My Epic Fails

I just know most of you think I’m perfect. And if you don’t, you should pretend to think that way so as to not hurt Mrs. Hanson’s delicate feelings. That said, lately, I’ve had a couple of Epic Fails. Frankly, it’s unnerving, but I’m going to share because I think we’ve all had these moments. C’mon, fess up!

What’s an Epic Fail, you ask? It’s when everything goes terribly wrong, despite your best efforts. My most memorable was a dinner episode with scalloped potatoes and three ravenous teenage boys. In my defense, it was at high altitude and I maintain that I could have cooked those potatoes for hours and they’d still be hard, and the cheesy gloppy. But I digress.

The problem with an Epic Fail is that you don’t know it’s a fail, or just how epic it is until you’re there. That’s because, in the middle of a new quilt idea, there is always that moment of insecurity when you think it’s not going to work. Is it going to dazzle and scream, “Look how beautiful I am”? But somehow, if you persevere, it all comes together in the end. It’s fabric. What’s not to love?

Well, let me tell you. We have a super simple pattern we call the Five Minute Quilt. It’s a one-pager, and if you turn the paper over, on the other side, it’s the Ten Minute Quilt—the same pattern with two small borders. The Ten Minute Quilt only takes five fabrics, so it shouldn’t be that hard, or so I thought. It’s not meant to be a prize winner. But seriously. Let this picture speak louder than words.

At least now you see why we make all our kits before we show them to our customers! By the way, here’s a picture of the same pattern, different Man Cave fabrics, and a much better outcome in my opinion. (Click HERE for a link to the free pattern.)

Confidence in check, I started on my next project. I had carefully selected twelve fat quarters and decided on the pattern. I thought I was so smart because the directional prints were all going in the right direction. Yay, me! What could go wrong? As it turns out, when you have pink flamingos and their heads get chopped off because you’re not fussy cutting, it’s really unattractive, to say the least. Slightly undaunted, I decided to forge ahead with a different pattern, chopping everything I had cut for the first project into smaller pieces, ‘cuz, hey, it’s just color, right? I sewed cute little blocks together and…ick. As my son tactfully said, “Not your best work, Mom.” Totally frustrated, I put the whole project in the trash can, mad at myself and the fabric, reduced the price on the website (here’s a link to the collection so you can do better), and poured myself a glass of wine to sulk. And no, you can’t come over and dig through my trash. Sigh. Thankfully tomorrow’s another day and the start of a new project!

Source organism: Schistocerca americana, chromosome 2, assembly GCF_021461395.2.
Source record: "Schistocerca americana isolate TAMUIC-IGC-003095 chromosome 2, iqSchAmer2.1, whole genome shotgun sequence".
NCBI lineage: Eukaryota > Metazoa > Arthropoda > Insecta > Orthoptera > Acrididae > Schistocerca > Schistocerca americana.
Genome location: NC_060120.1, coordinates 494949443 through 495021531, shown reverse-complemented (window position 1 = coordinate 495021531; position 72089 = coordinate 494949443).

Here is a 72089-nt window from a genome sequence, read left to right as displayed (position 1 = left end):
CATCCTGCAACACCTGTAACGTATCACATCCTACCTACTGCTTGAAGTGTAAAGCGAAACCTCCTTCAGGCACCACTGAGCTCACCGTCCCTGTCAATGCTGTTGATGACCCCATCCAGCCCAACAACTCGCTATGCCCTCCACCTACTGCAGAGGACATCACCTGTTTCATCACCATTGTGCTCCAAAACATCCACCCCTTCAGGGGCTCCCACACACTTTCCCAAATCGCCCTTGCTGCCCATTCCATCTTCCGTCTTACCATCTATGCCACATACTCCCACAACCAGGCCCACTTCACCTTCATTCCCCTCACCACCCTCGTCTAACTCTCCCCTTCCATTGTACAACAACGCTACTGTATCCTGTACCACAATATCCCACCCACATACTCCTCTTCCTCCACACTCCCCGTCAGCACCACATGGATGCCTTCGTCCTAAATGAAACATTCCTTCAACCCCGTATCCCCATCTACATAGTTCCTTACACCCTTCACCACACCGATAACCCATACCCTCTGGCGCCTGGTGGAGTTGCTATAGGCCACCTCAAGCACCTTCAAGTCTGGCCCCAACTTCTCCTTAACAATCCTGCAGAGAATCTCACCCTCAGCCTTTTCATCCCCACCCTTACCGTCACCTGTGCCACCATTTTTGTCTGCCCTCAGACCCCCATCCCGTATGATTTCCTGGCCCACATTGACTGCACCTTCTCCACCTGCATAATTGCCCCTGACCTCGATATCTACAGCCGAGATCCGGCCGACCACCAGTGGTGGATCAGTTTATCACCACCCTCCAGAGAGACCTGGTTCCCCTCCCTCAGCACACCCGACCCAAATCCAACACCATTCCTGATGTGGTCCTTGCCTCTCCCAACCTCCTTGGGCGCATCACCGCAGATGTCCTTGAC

What did you do this week? I hope you had more sewing success than I did!

How to make holiday baking fun

I’d like to introduce you to Selena. She’s been “ahem” helping me (more like prodding me along) over the past year. She’s full of ideas and energy, so when she said she wanted to write a blog post of course I said “Sure!” She says making an apron is the way to make holiday baking fun. Personally, I think it’s more wine.

Hey everyone, I’m Selena. I’ve been spending my weekends and spare time trying to be more help than pest and learn more from Mrs. Hanson than she probably learns from me. Shhh… I think I’ve taught her a few things too.

As someone who has been taking things apart and remaking them since junior high – I love patterns and more than that, I love to modify them. I would make my mother crazy when we would go school clothes shopping and she spent all of her money on new clothes for me – only to have me take them apart and remake them. They call that customizing now! Who knew I was ahead of my time?

I’ve always loved textiles and making (or remaking) things with fabric: from clothes for my girls when they were little to my latest obsession – quilts. And… aprons. My love of fabric led me to Quilt Expressions and Mrs. Hanson.

With a little prodding, she indulged me and let me take a few yards of holiday fabric home to make a Thanksgiving and Christmas apron with her Simple Apron pattern. I love to cook and wouldn’t consider myself an apron kind of girl – except during the holidays! I start cooking before I get ready for the day (yep, still in my pjs) and continue after I’m all dressed up waiting for family and friends. Without an apron, I’d be a hot mess!

I was excited to take Mrs. Hanson’s super Simple Apron pattern (that’s really more instruction than pattern) and make a few samples to share with all of you. Can you imagine her response when I asked, with a bit of trepidation: “I’m not good at following rules, can I modify the pattern?” I held my breath and was glad she was all the way in Florida when I asked! And to my excitement and surprise, she said, “Go for it!”